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Storage and application performance monitoring tool provider Virtual Instruments has changed its name to Virtana. The move comes after it added cloud-focused monitoring in its acquisition of Metricly as well as being a pragmatic solution in customer search terms.
Alongside the rebrand, the company has renamed its cloud monitoring products, formerly those from the Metricly acquisition, as CloudWisdom, which brings them into line with the existing VirtualWisdom datacentre storage monitoring products.
Roadmap items made clear during these announcements include extension of capabilities beyond Amazon Web Services (AWS) to Microsoft Azure and later Google Cloud Platform.
Products senior vice-president Tim Van Ash said the rebrand reflects a change in emphasis in what the company does – it has moved from being a SAN monitoring and infrastructure tool provider to one that supplies an application-centric analytics product.
There is also the very practical consideration of search engine optimisation (SEO).
He said: “If you Google ‘Virtual Instruments’, you are more likely to get something to do with musical instruments or medical instruments.”
Virtana derives from V(irtual) i(nstruments) r(eal) t(ime) ana(lytics), said Van Ash.
Asked how the firm had come up with the name, he said: “It’s not a process I want to go through again, being asked 400 questions such as ‘What fruit do you envisage yourself as’ in 1,000 different ways.
“But we are very happy with the result.”
Meanwhile, the company has undertaken a rebrand of the capability acquired with Metricly, which brought cloud functionality – applying machine learning/deep learning to use of cloud resources – into the VI fold.
That now goes under the name CloudWisdom and it comes with a reworking of its UI to harmonise the look and usability between the former Metricly products and its VirtualWisdom offerings.
Metricly/CloudWisdom carries out cloud performance monitoring, anomaly detection, cost and resource analysis, as well as making recommendations and right-sizing.
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Metricly was formerly known as Netuitive, which made a name for itself using machine learning and AI to help analyse IT operations. The platform helps customers – of which it has about 100 – to plan and optimise cloud workloads.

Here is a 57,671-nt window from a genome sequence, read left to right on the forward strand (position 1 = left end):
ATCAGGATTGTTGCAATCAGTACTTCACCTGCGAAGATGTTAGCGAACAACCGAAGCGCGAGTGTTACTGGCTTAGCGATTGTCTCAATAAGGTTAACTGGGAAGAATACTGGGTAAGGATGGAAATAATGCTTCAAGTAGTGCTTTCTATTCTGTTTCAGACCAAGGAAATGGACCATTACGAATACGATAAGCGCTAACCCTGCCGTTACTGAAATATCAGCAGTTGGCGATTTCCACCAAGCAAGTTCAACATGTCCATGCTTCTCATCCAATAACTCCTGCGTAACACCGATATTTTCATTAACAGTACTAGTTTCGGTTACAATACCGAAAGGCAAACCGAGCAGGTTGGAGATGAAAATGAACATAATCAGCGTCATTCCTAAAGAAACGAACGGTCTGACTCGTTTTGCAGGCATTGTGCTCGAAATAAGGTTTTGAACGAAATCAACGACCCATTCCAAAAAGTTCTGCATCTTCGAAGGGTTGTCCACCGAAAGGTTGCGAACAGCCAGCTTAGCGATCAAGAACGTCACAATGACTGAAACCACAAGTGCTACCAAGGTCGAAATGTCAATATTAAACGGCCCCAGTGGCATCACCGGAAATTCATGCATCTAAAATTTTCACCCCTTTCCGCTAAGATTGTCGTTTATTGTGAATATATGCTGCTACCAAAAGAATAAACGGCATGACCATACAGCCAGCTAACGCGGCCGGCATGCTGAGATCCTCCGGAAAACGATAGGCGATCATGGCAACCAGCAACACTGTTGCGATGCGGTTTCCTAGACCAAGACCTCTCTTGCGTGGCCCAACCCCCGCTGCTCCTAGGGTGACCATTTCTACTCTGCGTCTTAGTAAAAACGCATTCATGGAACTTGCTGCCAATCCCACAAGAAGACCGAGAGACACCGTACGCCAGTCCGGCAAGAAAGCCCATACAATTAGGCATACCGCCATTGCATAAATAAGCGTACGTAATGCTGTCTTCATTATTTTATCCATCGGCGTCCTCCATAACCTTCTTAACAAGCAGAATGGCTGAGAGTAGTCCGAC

So far, full functionality has been available only in AWS with monitoring in Azure. Capacity and cost analysis capability will be added to Azure in the “short term”, said Van Ash, and Google Cloud Platform will be supported “later”.
Also planned is monitoring and analytics of container deployments. That will come from taking an aggregated view of container usage, not the individual container level, said Van Ash.
“Containers are short-lived,” he added. “If you monitor them and then they are not there, how do you do long-term monitoring?
“We’ll be rolling resource consumption up to the container application level, so, for example, to be able to say how a given number of containers affect resources.”
Virtual Instruments started out monitoring big-iron SAN infrastructures with physical taps into Fibre Channel fabrics that could interrogate latency, read, write and other key storage metrics.
That functionality still exists, but it has added network-attached storage and object storage monitoring, as well as some ability to measure performance in the AWS and Azure clouds at the level of virtual machines but not underlying hardware.
Elsewhere, it gathers metrics such as bandwidth, port utilisation and health from networks and common compute-level measures such as CPU, memory, host bus adapter (HBA) and network interface card (NIC) utilisation from servers. It says it measures about 300 metrics in total.